The Nikon Photo Contest has been running since 1969 and there is still time to enter the Next Generation Category for photographers under the age of 25, as well as the Short Film Competition Open Category and the Short Film Competition Next Generation Category. We caught up with the previous winner of the Next Generation Award Single Photo Gold Prize, Sara De Antonio Feu (below), to find out more about her work and get some tips for entering photography competitions generally.

Why did you decide to enter the last Nikon Photo Contest – had you entered a big competition before?
I’ve participated in photo contests since I was 14 years old and started with digital photography. Entering was a challenge; I liked to see the topics and then think about the pictures I could take or review my archive for images that fit the particular theme.

This year I’m entering the Nikon Photo Contest again, with an image that’s very important to me. I encourage everyone to enter because you never know who will be looking at your picture and what feelings you will awaken in them.

I’m so pleased to have had the opportunity to get to know the Nikon family and the photographers I met in Tokyo as part of the award ceremony. I have a common project with Sara Crochet, Short Film Award Gold Prize winner, and also a very good friendship with Jason Parnell-Brookes, Open Award Gold Prize winner.

Was it hard to decide which images to enter?
It came to me automatically. In Spain we call it “Pálpito” which roughly translates to a “hunch” in English, and I’ve always been guided by this. Sometimes I see a word or a topic and a picture instantly comes to mind. That’s exactly what happened to me with this picture and the competition’s theme of Identity.

Can you tell us how you got the winning shot (above)?
I captured the shot while I was volunteering with an NGO called Future for Africa, in Northern Ghana. One afternoon, we were visiting Ayimpoka and her family and she was just recovering from Malaria. We were playing with them and trying to distract her a little and that afternoon I decided to ask if I could take a picture along with her sister.

Months later I went to Ghana again and I gave Ayimpoka and her family physical copies of the picture and some other family photos. The only printed pictures they had were from their youth, at important events like their wedding.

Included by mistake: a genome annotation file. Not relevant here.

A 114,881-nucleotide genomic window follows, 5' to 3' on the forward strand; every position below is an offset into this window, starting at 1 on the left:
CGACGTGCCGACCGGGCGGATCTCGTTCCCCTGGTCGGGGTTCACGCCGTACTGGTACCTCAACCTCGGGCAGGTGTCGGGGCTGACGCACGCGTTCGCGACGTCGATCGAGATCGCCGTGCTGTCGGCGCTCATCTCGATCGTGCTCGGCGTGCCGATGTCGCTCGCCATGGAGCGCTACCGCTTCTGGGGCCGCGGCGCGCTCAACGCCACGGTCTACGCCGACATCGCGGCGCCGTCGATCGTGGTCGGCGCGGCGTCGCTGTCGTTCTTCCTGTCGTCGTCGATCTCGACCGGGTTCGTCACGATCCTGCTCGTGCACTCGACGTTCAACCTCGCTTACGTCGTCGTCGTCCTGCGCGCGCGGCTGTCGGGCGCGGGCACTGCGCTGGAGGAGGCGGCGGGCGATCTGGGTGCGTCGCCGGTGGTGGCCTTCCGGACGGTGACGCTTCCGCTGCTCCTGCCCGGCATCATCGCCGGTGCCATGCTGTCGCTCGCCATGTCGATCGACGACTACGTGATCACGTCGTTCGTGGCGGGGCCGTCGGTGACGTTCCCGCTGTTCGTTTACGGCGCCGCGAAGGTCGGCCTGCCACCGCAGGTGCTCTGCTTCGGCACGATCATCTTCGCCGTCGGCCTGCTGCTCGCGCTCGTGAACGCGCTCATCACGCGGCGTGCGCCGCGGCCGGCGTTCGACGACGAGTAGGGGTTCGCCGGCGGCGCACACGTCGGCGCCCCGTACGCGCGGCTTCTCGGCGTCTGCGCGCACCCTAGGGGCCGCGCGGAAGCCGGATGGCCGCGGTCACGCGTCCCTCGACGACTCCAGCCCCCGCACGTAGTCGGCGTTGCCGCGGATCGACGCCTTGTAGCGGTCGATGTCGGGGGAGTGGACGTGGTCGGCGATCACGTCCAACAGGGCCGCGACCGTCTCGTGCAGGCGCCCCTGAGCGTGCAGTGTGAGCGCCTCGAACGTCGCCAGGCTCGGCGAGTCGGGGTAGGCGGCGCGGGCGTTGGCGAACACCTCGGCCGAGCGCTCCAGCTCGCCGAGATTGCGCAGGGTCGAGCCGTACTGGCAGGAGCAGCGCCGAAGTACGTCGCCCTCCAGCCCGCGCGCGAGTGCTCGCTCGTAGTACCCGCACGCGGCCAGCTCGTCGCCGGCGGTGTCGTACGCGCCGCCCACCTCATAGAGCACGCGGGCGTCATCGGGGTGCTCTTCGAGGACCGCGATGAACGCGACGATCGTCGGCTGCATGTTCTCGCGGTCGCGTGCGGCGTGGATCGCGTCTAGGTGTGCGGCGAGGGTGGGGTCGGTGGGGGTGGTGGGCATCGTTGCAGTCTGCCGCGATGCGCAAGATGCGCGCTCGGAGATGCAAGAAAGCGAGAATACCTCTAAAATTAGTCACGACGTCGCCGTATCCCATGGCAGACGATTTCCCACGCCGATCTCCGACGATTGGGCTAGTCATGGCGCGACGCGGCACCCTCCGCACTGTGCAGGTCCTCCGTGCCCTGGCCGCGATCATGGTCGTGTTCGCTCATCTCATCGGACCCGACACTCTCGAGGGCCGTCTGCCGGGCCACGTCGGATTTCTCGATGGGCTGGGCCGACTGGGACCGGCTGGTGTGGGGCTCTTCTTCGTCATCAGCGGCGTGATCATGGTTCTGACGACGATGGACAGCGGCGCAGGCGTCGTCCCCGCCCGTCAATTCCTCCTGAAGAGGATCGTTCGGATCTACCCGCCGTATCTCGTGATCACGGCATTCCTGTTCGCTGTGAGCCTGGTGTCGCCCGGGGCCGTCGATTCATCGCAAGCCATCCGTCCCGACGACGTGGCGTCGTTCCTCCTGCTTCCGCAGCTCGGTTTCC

Months later, I couldn’t believe it when the image won the Gold Prize and then the Grand Prize in Tokyo. I don’t think Ayimpoka is aware of the impact her story and picture has had. With the prize, we are working with the NGO to help her family make the most of their skills in creating Ghanaian baskets and empowering them to create a local business. We really hope this will help them live a more independent way of life.

What advice do you have for other people thinking of entering this kind of competition and what is it about the Nikon Photo Contest that you think appeals to photographers?
Keep going and don’t be put off by rejection. In Spain we often say everything in life depends on “the eye who looks”. And this depends on the background of the person that is judging and also their mental state at that moment.

So, if you think you have the picture that really fits the topic of the contest and you trust in your picture, then present it! You never know how someone judging your image is going to react and, more importantly, if you don’t try, you’ll never win!

What projects are you currently working on?
I’m in a hectic and a very creative moment in my life. During the pandemic I started a documentary project on the clinic and the emergency department where I work in Madrid. Some of these images have already been exhibited across the city, including with Photoespaña and at the History Museum of Madrid. I also participated in an exhibition and a photobook at the PhotoArt Festival of Torrelavega.

In May, I started on a project called FACES with another photographer and emergency doctor called Dr. Graciela Marabé Carretero. We are putting together a photobook of portraits from our emergency department alongside their personal stories.

On top of all of this, I’m also working on two mixed photodocumentary and creative projects. One is called WONDERLAND, an infrared project about street artists that work on the weekends in Retiro Park, Madrid. I’m also working in a long-term project of nudes, but this is a much more personal project.